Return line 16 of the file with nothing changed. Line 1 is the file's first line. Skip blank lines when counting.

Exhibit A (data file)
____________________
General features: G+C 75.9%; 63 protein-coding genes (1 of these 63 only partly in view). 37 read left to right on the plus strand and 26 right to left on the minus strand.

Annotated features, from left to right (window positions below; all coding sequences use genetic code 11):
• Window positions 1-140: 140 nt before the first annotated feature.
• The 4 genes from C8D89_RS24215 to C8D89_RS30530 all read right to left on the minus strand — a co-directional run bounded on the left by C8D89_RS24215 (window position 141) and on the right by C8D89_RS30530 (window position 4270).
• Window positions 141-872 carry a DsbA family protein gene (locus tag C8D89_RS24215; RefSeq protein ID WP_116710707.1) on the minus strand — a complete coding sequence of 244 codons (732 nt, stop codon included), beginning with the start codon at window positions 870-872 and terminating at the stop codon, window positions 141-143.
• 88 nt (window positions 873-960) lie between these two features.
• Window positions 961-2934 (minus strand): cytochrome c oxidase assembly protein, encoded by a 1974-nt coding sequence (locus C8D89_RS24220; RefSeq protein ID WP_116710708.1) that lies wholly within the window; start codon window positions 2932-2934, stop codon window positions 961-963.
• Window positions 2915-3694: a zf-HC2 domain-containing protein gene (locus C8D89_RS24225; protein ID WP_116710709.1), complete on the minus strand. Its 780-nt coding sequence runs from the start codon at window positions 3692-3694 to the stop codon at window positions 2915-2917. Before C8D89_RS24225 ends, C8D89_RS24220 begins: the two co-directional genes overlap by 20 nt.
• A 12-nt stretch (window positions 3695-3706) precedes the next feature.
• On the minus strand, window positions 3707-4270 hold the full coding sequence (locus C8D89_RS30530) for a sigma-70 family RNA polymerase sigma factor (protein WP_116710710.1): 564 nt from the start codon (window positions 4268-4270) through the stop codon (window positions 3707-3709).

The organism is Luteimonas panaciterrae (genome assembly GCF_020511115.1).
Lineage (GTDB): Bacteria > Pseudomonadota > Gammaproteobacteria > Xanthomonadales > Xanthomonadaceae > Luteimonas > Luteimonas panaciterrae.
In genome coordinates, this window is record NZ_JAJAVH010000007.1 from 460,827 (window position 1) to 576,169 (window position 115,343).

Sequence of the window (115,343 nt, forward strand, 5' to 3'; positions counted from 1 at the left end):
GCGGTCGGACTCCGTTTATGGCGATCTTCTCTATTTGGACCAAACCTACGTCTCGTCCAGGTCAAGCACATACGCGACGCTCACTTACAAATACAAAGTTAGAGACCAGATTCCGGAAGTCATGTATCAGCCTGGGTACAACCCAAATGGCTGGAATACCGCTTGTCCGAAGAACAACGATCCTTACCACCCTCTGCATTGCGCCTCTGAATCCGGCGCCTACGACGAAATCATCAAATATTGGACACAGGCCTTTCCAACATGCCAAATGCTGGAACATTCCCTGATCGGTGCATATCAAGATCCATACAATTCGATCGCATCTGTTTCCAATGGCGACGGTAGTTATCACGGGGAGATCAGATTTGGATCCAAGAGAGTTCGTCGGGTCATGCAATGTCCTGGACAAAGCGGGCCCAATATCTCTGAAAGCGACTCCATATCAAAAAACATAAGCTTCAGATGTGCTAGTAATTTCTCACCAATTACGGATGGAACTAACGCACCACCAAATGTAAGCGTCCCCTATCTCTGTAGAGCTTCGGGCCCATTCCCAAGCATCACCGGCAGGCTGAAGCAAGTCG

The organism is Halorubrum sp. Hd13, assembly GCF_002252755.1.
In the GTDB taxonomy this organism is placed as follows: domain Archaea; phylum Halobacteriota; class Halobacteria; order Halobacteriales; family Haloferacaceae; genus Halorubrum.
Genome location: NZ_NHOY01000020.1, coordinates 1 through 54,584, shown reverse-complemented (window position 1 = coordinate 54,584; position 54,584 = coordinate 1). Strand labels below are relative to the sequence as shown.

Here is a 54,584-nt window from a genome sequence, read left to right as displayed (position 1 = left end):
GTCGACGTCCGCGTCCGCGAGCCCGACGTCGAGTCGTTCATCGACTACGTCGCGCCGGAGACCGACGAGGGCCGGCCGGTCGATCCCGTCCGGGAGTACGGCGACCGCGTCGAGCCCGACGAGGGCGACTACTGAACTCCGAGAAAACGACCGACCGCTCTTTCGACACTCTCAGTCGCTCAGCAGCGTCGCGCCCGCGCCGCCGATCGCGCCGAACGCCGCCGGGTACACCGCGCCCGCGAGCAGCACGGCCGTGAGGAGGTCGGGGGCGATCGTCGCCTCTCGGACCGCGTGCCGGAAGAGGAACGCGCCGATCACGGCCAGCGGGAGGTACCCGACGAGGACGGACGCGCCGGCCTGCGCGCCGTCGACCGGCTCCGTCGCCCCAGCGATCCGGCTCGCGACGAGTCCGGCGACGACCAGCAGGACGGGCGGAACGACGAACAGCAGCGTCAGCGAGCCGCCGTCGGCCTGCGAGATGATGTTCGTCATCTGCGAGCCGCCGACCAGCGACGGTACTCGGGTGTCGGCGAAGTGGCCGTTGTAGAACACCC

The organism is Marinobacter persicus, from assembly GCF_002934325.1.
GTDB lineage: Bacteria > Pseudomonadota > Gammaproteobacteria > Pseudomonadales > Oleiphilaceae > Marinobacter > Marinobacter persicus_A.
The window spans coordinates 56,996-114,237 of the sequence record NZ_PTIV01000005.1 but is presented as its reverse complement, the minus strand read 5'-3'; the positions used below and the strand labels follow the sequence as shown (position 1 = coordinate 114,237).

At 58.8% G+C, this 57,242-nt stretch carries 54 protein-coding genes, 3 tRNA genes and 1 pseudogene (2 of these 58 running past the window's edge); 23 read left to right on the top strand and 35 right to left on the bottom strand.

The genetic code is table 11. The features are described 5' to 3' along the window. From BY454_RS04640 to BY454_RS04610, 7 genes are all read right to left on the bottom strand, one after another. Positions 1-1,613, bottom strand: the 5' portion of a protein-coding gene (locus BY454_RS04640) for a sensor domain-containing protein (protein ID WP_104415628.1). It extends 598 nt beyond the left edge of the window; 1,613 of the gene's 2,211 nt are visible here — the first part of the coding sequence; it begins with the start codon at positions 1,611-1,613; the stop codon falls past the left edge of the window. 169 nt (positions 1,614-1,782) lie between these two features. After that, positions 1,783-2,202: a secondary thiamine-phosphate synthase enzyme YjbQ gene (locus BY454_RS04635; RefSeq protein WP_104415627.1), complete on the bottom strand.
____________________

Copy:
The organism is Halorubrum sp. Hd13, assembly GCF_002252755.1.